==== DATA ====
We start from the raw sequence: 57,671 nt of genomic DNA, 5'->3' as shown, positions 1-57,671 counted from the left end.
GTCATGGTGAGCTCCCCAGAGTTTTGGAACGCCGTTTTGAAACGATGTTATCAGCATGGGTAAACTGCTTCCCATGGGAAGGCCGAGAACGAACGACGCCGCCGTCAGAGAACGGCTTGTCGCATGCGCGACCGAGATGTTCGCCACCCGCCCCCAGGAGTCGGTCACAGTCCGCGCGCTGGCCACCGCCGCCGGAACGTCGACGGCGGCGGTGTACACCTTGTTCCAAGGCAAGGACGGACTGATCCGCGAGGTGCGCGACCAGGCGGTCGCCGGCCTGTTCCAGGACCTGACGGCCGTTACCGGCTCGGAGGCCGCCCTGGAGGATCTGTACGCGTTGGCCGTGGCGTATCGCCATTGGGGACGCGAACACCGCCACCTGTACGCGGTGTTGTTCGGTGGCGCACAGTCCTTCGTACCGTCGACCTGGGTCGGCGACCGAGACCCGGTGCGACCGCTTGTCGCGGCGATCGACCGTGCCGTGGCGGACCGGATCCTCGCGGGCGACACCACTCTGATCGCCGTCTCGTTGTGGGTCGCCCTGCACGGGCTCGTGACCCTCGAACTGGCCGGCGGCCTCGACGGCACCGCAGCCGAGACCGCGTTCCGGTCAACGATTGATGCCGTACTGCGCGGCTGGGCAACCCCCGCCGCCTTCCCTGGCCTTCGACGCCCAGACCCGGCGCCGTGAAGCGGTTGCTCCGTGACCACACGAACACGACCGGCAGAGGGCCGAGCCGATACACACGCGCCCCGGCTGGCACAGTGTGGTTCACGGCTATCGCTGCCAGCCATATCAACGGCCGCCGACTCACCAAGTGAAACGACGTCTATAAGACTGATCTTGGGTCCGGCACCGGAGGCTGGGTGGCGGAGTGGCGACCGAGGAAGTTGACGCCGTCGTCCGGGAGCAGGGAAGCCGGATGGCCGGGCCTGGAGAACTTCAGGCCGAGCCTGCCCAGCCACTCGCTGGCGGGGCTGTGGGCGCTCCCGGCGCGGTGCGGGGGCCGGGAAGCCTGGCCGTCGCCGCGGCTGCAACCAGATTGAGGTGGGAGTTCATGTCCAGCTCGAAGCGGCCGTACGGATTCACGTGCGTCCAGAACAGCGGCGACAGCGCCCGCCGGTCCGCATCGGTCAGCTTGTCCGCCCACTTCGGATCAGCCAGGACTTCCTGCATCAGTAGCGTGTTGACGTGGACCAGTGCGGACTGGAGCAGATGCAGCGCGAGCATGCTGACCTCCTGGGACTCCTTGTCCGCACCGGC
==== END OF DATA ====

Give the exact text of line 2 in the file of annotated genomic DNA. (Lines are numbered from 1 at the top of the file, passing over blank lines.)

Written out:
GTCATGGTGAGCTCCCCAGAGTTTTGGAACGCCGTTTTGAAACGATGTTATCAGCATGGGTAAACTGCTTCCCATGGGAAGGCCGAGAACGAACGACGCCGCCGTCAGAGAACGGCTTGTCGCATGCGCGACCGAGATGTTCGCCACCCGCCCCCAGGAGTCGGTCACAGTCCGCGCGCTGGCCACCGCCGCCGGAACGTCGACGGCGGCGGTGTACACCTTGTTCCAAGGCAAGGACGGACTGATCCGCGAGGTGCGCGACCAGGCGGTCGCCGGCCTGTTCCAGGACCTGACGGCCGTTACCGGCTCGGAGGCCGCCCTGGAGGATCTGTACGCGTTGGCCGTGGCGTATCGCCATTGGGGACGCGAACACCGCCACCTGTACGCGGTGTTGTTCGGTGGCGCACAGTCCTTCGTACCGTCGACCTGGGTCGGCGACCGAGACCCGGTGCGACCGCTTGTCGCGGCGATCGACCGTGCCGTGGCGGACCGGATCCTCGCGGGCGACACCACTCTGATCGCCGTCTCGTTGTGGGTCGCCCTGCACGGGCTCGTGACCCTCGAACTGGCCGGCGGCCTCGACGGCACCGCAGCCGAGACCGCGTTCCGGTCAACGATTGATGCCGTACTGCGCGGCTGGGCAACCCCCGCCGCCTTCCCTGGCCTTCGACGCCCAGACCCGGCGCCGTGAAGCGGTTGCTCCGTGACCACACGAACACGACCGGCAGAGGGCCGAGCCGATACACACGCGCCCCGGCTGGCACAGTGTGGTTCACGGCTATCGCTGCCAGCCATATCAACGGCCGCCGACTCACCAAGTGAAACGACGTCTATAAGACTGATCTTGGGTCCGGCACCGGAGGCTGGGTGGCGGAGTGGCGACCGAGGAAGTTGACGCCGTCGTCCGGGAGCAGGGAAGCCGGATGGCCGGGCCTGGAGAACTTCAGGCCGAGCCTGCCCAGCCACTCGCTGGCGGGGCTGTGGGCGCTCCCGGCGCGGTGCGGGGGCCGGGAAGCCTGGCCGTCGCCGCGGCTGCAACCAGATTGAGGTGGGAGTTCATGTCCAGCTCGAAGCGGCCGTACGGATTCACGTGCGTCCAGAACAGCGGCGACAGCGCCCGCCGGTCCGCATCGGTCAGCTTGTCCGCCCACTTCGGATCAGCCAGGACTTCCTGCATCAGTAGCGTGTTGACGTGGACCAGTGCGGACTGGAGCAGATGCAGCGCGAGCATGCTGACCTCCTGGGACTCCTTGTCCGCACCGGC